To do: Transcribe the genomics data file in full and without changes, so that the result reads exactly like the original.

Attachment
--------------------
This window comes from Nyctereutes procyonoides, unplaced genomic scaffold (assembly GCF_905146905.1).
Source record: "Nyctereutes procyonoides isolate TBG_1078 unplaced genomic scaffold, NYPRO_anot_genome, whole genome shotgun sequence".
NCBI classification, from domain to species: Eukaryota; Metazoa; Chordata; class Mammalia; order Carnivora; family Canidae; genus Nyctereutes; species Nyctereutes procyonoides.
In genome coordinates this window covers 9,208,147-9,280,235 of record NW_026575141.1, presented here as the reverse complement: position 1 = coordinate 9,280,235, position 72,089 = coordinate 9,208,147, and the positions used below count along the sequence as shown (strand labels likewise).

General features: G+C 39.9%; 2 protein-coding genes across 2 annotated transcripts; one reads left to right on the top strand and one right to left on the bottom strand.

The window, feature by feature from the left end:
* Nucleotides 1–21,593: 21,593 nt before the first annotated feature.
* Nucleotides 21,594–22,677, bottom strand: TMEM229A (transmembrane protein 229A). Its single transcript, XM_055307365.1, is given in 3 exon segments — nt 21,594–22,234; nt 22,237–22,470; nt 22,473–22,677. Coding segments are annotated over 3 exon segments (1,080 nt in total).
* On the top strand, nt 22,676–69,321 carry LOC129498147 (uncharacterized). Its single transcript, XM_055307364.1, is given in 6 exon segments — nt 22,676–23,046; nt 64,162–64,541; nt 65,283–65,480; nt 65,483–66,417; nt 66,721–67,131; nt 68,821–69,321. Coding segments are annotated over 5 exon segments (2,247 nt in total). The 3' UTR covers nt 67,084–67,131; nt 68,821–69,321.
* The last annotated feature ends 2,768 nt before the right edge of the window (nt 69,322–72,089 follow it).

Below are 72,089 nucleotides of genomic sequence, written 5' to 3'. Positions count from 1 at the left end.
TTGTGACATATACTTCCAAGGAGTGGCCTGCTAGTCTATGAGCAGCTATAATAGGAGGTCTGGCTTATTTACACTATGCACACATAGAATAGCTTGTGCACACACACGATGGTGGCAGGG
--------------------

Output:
This window comes from Nyctereutes procyonoides, unplaced genomic scaffold (assembly GCF_905146905.1).
Source record: "Nyctereutes procyonoides isolate TBG_1078 unplaced genomic scaffold, NYPRO_anot_genome, whole genome shotgun sequence".
NCBI classification, from domain to species: Eukaryota; Metazoa; Chordata; class Mammalia; order Carnivora; family Canidae; genus Nyctereutes; species Nyctereutes procyonoides.
In genome coordinates this window covers 9,208,147-9,280,235 of record NW_026575141.1, presented here as the reverse complement: position 1 = coordinate 9,280,235, position 72,089 = coordinate 9,208,147, and the positions used below count along the sequence as shown (strand labels likewise).

General features: G+C 39.9%; 2 protein-coding genes across 2 annotated transcripts; one reads left to right on the top strand and one right to left on the bottom strand.

The window, feature by feature from the left end:
* Nucleotides 1–21,593: 21,593 nt before the first annotated feature.
* Nucleotides 21,594–22,677, bottom strand: TMEM229A (transmembrane protein 229A). Its single transcript, XM_055307365.1, is given in 3 exon segments — nt 21,594–22,234; nt 22,237–22,470; nt 22,473–22,677. Coding segments are annotated over 3 exon segments (1,080 nt in total).
* On the top strand, nt 22,676–69,321 carry LOC129498147 (uncharacterized). Its single transcript, XM_055307364.1, is given in 6 exon segments — nt 22,676–23,046; nt 64,162–64,541; nt 65,283–65,480; nt 65,483–66,417; nt 66,721–67,131; nt 68,821–69,321. Coding segments are annotated over 5 exon segments (2,247 nt in total). The 3' UTR covers nt 67,084–67,131; nt 68,821–69,321.
* The last annotated feature ends 2,768 nt before the right edge of the window (nt 69,322–72,089 follow it).

Below are 72,089 nucleotides of genomic sequence, written 5' to 3'. Positions count from 1 at the left end.
TTGTGACATATACTTCCAAGGAGTGGCCTGCTAGTCTATGAGCAGCTATAATAGGAGGTCTGGCTTATTTACACTATGCACACATAGAATAGCTTGTGCACACACACGATGGTGGCAGGG